The horses gained more than fifty pounds after being brought back to Hufnagel's farm, however, they were judged to be too thin to receive a FHANA rating. (Id. at ¶¶ 22-24). Ultimately, Hufnagel sold three of the four horses. She sold the two allegedly mistreated horses for $30,000.00 and $25,000.00, respectively. (Docket No. 39 at p. 72, lns. 21-25; p. 73, lns. 1-2). Hufnagel also sold one of the healthy horses (for an unspecified amount) and retained ownership of the other healthy horse. (Id. at p.74, lns. 21-11). Consequently, she seeks to be compensated for what she asserts were previously healthy horses. (Docket No. 38 at ¶¶ 27-35).
IV. OVERVIEW OF THE PARTIES' ARGUMENTS
Ciamacco argues that this case should be dismissed because there are no allegations that she has any contacts with Pennsylvania or conducted any business in Pennsylvania (Docket No. 5 at ¶ 20); the contract at issue was formed in Ohio and was to be performed in Ohio (Docket No. 6 at 2); Ciamacco never traveled to Pennsylvania in regard to the formation of the contract (Docket No. 6 at 2); and the contract at issue references Ohio law (Docket No. 6 at 11).*fn9 In the alternative, Ciamacco contends that this case should be transferred to the Southern District of Ohio, where she resides; where the contract was formed and executed; where the events giving rise to the claims occurred; and where most of the witnesses and evidence are located. (Docket No. 6 at 15-19).
Hufnagel counters that Ciamacco is subject to this Court's jurisdiction because Ciamacco entered into a contract with a Pennsylvania resident; decided to board Pennsylvania horses owned by Pennsylvania residents; advertised in a Friesian Horse Journal, which was sent to Pennsylvania residents, including her (Docket No. 8); and she secures sales through various websites (Docket No. 51 at ¶ 104).
V. LEGAL STANDARD
A.Burden of Proof
Pursuant to Rule 12(b)(2) of the Federal Rules of Civil Procedure, a court may dismiss a complaint for lack of jurisdiction over the person. Fed.R.Civ.P. 12(b)(2). A defendant bears the initial burden of raising a lack of personal jurisdiction defense. See Fed.R.Civ.P. 12(h)(1); National Paintball Supply, Inc. v. Cossio, 996 F.Supp. 459, 460 (E.D. Pa. 1998). However, "[w]here the defendant has raised a jurisdictional defense, the plaintiff bears the burden of establishing either that the cause of action arose from the defendant's forum-related activities (specific jurisdiction) or that the defendant has 'continuous and systematic' contacts with the forum state (general jurisdiction)." Mellon Bank (East) PSFS, N.A. v. DiVeronica Bros., Inc., 983 F.2d 551, 554 (3d Cir. 1993).
If no evidentiary hearing is held on the motion to dismiss, "the plaintiff need only establish a prima facie case of personal jurisdiction and the plaintiff is entitled to have its allegations taken as true and all factual disputes drawn in its favor." Miller Yacht Sales, Inc. v. Smith, 384 F.3d 93, 97 (3d Cir. 2004). By contrast, "if the Court conducts an evidentiary hearing, the plaintiff has the more substantial burden of proving that personal jurisdiction is proper by a preponderance of the evidence." Leone v. Cataldo, 574 F.Supp.2d 471, 477 (E.D. Pa. 2008) (citing Data Disc, Inc. v. Sys. Tech. Assocs., Inc., 557 F.2d 1280, 1285 (9th Cir. 1977)).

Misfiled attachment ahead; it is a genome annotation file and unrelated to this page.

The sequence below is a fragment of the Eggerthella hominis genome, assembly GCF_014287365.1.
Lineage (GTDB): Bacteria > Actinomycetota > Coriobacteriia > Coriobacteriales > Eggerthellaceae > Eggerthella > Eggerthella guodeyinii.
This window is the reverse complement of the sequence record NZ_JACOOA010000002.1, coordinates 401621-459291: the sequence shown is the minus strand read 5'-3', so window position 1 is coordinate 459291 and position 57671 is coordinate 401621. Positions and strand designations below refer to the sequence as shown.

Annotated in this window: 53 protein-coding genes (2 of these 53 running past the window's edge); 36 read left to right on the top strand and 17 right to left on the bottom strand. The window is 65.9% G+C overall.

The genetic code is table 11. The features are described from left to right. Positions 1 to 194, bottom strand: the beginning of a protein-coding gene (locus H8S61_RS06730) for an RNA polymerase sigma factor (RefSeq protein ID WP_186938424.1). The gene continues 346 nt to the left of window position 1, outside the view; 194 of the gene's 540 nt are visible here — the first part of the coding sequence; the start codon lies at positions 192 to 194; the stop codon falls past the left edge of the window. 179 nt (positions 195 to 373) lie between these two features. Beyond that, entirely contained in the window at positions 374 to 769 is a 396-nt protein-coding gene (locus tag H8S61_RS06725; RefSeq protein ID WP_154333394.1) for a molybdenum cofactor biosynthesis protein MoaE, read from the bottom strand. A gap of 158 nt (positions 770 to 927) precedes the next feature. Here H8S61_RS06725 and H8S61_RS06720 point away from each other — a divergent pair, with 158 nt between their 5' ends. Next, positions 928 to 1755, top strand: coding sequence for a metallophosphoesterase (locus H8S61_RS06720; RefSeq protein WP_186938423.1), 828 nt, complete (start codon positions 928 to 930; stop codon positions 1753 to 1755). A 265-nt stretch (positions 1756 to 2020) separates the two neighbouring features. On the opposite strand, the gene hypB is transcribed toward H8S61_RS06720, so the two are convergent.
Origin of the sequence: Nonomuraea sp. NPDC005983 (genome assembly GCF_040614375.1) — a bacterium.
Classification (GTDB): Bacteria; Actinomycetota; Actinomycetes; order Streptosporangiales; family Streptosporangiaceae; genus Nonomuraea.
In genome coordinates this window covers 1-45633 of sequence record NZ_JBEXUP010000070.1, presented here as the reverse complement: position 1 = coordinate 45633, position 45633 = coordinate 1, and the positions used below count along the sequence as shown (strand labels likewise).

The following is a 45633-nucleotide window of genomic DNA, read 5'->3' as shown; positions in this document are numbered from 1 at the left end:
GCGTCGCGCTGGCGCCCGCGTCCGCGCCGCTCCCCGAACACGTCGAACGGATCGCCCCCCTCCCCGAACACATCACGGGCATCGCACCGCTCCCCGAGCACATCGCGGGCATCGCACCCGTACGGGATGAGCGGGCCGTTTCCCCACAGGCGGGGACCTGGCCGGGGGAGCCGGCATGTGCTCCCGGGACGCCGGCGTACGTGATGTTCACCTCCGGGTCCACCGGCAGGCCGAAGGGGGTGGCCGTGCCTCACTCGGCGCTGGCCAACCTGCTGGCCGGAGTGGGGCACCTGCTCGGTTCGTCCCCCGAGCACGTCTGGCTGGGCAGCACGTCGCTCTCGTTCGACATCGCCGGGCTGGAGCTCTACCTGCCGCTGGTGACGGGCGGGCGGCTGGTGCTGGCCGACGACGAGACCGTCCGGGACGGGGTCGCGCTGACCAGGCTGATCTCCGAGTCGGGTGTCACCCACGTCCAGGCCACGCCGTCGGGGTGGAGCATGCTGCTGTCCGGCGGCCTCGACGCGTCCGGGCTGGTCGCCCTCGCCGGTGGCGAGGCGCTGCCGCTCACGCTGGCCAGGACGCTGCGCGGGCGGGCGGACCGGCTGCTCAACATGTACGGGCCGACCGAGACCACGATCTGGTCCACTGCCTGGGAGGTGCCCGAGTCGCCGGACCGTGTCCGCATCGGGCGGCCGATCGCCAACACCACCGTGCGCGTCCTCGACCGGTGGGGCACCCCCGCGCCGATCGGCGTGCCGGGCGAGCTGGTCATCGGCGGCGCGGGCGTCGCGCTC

The Due Process Clause protects defendants from binding judgments of foreign states with which the defendants had no significant "contacts, ties, or relations." Burger King v. Rudzewicz, 471 U.S. 462, 471--72 (1985) (quoting Int'l Shoe v. Wash., 326 U.S. 310, 319 (1945)). Due process requires that a defendant be provided a "fair warning" and a "degree of predictability" regarding how his/her conduct may subject him/her to legal process and liability in a particular forum. Burger King, 471 U.S. at 472.
To exercise personal jurisdiction over a defendant, a federal court sitting in diversity must undertake a two-step inquiry. IMO Indus., Inc. v. Kiekert AG, 155 F.3d 254, 258--59 (3d Cir. 1998). First, a court must determine whether the applicable state jurisdictional statute allows it to exercise jurisdiction under the circumstances of the particular case. Id. at 259. Second, a court must determine whether the reach of the state statute comports with the Due Process Clause of the Federal Constitution. Id. In Pennsylvania, where the relevant long-arm statute provides for jurisdiction "based on the most minimum contact with th[e] Commonwealth allowed under the Constitution of the United States," 42 Pa. Cons.Stat. § 5322(b), this inquiry is collapsed into a single step, i.e., whether the Federal Constitution allows the state to exercise personal jurisdiction over the defendant. See IMO Indus., 155 F.3d at 259. The constitutional test used to answer this question depends upon whether the jurisdiction sought is "general" or "specific." See Helicopteros Nacionales de Colombia, S.A. v. Hall, 466 U.S. 408, 414--15 (1984); see also Mellon Bank (East) PSFS, Nat'l Ass'n v. Farino, 960 F.2d 1217, 1221 (3d Cir. 1992).